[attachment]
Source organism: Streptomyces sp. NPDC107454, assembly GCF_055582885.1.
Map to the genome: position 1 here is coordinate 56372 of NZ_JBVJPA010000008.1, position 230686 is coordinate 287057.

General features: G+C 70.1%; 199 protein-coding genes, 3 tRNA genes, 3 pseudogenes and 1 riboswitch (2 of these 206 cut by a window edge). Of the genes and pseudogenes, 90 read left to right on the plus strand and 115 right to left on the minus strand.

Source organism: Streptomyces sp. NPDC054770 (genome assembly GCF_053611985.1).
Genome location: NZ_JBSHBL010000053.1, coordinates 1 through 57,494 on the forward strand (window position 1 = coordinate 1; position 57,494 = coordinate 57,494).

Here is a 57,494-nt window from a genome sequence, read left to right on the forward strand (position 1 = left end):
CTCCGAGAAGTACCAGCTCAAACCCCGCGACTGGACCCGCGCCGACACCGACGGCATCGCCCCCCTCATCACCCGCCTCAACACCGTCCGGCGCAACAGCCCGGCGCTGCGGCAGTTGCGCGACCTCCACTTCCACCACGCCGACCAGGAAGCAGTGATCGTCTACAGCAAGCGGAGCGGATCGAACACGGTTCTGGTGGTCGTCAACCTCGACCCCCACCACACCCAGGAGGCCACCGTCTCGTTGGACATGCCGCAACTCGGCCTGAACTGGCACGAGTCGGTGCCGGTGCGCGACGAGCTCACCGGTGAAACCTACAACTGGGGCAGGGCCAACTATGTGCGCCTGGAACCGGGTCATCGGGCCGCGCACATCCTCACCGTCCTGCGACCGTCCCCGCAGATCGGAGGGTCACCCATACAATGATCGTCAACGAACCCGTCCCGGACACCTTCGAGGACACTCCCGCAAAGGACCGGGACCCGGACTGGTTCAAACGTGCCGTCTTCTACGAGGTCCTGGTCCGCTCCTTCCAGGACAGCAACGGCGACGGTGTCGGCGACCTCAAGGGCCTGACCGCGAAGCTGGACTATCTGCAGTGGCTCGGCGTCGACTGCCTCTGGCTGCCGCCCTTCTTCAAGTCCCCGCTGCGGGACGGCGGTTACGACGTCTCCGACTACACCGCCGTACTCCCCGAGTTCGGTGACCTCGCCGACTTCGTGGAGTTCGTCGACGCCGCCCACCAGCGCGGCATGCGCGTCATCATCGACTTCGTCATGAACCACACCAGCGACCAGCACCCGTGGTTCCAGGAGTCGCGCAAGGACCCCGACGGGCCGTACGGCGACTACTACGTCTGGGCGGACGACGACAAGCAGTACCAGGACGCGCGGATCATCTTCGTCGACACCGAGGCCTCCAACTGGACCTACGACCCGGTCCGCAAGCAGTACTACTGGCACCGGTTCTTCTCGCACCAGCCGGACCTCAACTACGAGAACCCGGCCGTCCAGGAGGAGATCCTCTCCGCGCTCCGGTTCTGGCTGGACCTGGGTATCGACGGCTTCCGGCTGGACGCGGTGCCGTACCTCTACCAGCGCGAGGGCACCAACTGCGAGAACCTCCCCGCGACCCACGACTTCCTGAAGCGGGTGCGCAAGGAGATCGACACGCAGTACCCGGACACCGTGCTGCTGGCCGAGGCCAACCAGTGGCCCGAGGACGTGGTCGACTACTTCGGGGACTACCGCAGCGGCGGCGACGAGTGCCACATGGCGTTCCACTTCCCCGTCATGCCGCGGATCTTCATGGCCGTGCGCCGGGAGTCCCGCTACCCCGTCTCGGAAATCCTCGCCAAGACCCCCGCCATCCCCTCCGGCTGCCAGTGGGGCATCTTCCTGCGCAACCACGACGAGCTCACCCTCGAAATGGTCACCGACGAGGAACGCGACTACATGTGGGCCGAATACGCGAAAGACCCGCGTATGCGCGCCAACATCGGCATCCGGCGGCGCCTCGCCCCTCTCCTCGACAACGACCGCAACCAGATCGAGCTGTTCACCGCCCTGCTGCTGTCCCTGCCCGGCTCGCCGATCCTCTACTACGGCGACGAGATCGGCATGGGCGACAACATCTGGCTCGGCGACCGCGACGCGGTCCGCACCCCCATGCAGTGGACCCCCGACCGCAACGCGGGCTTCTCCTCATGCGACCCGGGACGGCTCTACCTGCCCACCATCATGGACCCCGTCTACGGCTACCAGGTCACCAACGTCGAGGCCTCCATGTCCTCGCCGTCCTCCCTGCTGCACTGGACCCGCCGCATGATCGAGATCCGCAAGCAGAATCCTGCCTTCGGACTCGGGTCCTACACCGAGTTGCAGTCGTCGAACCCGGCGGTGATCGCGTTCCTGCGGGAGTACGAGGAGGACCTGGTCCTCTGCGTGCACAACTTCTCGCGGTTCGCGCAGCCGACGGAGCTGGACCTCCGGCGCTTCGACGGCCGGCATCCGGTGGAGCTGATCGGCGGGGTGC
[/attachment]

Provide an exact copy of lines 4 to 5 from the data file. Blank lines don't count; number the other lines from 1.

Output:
Source organism: Streptomyces sp. NPDC054770 (genome assembly GCF_053611985.1).
Genome location: NZ_JBSHBL010000053.1, coordinates 1 through 57,494 on the forward strand (window position 1 = coordinate 1; position 57,494 = coordinate 57,494).